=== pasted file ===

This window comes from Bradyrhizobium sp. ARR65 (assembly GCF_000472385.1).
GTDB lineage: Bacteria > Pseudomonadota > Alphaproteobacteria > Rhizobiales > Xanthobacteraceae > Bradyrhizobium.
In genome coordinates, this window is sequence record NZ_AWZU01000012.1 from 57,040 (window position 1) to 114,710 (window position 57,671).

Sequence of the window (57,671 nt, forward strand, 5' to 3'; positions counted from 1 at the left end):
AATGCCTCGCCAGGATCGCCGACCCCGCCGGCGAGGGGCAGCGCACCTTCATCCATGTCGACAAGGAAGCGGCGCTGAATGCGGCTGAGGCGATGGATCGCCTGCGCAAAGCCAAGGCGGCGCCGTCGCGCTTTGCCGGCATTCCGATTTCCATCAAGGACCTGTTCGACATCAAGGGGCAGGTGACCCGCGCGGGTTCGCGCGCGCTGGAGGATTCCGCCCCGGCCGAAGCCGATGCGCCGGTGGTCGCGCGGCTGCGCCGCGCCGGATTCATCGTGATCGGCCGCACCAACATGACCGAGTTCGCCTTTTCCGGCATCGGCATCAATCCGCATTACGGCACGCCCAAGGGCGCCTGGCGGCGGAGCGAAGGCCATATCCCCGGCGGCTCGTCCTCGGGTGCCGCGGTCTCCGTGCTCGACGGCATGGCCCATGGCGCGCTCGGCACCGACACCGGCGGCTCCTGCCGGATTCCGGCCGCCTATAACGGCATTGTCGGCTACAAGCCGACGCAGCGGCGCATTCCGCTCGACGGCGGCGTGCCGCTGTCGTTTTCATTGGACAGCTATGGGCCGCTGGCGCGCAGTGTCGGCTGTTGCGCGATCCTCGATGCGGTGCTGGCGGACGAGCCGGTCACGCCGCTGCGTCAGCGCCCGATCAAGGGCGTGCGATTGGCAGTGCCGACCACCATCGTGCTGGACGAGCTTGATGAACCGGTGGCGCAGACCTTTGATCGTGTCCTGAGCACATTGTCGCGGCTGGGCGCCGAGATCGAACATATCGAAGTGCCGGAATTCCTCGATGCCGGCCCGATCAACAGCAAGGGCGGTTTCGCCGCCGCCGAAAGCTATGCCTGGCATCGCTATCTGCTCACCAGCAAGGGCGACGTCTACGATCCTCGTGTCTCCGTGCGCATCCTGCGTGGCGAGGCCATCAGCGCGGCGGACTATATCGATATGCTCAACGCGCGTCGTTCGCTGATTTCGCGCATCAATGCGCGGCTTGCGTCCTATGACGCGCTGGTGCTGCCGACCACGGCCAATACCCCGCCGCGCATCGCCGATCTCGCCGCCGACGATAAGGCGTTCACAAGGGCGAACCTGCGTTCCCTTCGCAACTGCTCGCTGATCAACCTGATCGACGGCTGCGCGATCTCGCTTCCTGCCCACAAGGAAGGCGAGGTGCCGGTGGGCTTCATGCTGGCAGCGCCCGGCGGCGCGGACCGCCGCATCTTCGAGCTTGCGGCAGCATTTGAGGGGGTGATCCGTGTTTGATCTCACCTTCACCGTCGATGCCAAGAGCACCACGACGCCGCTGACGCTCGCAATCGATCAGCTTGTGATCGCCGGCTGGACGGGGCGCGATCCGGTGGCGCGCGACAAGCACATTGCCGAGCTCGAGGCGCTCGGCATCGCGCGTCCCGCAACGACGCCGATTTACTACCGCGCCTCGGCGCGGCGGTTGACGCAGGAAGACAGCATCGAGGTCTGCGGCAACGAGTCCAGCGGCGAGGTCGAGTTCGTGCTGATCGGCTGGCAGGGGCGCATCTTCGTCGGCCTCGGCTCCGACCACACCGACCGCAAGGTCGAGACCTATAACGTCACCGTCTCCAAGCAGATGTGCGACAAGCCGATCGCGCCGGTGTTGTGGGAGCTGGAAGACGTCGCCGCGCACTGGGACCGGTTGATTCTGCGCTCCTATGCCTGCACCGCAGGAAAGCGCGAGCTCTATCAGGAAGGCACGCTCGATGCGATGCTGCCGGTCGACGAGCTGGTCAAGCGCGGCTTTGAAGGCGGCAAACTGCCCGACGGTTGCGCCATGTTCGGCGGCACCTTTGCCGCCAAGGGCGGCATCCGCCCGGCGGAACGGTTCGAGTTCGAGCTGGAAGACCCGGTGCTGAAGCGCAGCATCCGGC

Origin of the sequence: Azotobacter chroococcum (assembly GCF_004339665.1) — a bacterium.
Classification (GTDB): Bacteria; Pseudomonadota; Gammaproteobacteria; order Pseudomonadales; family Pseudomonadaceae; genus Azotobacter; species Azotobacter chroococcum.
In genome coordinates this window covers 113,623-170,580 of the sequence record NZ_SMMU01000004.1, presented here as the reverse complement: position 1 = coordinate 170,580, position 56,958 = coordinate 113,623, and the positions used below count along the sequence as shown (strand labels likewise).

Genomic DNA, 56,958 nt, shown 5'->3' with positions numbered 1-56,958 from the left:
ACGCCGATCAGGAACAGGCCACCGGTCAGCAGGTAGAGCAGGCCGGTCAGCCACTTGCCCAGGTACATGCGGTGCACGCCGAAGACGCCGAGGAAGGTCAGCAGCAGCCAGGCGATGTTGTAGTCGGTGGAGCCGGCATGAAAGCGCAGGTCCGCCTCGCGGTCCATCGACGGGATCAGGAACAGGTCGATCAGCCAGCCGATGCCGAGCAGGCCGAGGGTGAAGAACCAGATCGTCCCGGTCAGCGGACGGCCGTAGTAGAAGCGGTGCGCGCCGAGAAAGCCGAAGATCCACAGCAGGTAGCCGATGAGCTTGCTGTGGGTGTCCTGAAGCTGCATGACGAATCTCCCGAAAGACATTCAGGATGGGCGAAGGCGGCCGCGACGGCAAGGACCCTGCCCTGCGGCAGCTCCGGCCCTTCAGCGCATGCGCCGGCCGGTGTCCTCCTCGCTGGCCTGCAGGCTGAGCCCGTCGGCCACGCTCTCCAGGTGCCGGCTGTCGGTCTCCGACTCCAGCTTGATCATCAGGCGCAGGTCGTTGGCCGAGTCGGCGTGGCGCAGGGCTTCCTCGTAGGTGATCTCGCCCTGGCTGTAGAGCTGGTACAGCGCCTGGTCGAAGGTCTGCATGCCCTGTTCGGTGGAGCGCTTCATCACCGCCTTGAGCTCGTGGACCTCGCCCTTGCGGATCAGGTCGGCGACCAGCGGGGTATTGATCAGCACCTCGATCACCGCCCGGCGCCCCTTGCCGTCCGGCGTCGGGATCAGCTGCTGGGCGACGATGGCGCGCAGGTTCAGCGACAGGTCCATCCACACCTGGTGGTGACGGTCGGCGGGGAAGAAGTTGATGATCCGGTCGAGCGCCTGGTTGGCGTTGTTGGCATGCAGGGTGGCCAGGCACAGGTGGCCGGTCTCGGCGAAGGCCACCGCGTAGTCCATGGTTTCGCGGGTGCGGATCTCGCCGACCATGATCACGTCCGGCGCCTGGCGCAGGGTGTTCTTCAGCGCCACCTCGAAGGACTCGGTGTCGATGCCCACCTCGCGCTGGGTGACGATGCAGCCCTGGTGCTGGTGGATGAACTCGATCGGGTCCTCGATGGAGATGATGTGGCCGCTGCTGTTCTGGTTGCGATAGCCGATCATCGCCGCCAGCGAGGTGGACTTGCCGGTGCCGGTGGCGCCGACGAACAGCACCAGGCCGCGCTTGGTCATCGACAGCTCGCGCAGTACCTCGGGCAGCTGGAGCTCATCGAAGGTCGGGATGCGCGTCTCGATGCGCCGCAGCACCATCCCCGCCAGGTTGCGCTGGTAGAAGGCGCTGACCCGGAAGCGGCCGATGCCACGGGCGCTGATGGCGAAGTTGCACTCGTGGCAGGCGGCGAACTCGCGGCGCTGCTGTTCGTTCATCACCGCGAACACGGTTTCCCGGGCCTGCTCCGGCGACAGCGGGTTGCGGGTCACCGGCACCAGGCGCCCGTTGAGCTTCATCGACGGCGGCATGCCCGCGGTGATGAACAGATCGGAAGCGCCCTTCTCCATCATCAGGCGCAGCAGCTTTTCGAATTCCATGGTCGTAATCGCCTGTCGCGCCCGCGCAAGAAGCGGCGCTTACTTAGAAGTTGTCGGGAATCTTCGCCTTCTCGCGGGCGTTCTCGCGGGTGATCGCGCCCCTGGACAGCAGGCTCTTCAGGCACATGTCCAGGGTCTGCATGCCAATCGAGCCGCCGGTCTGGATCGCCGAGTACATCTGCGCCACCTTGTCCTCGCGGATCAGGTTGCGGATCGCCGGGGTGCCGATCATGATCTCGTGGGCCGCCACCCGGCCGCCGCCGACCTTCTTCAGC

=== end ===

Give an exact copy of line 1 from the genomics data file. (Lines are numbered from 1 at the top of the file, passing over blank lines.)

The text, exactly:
This window comes from Bradyrhizobium sp. ARR65 (assembly GCF_000472385.1).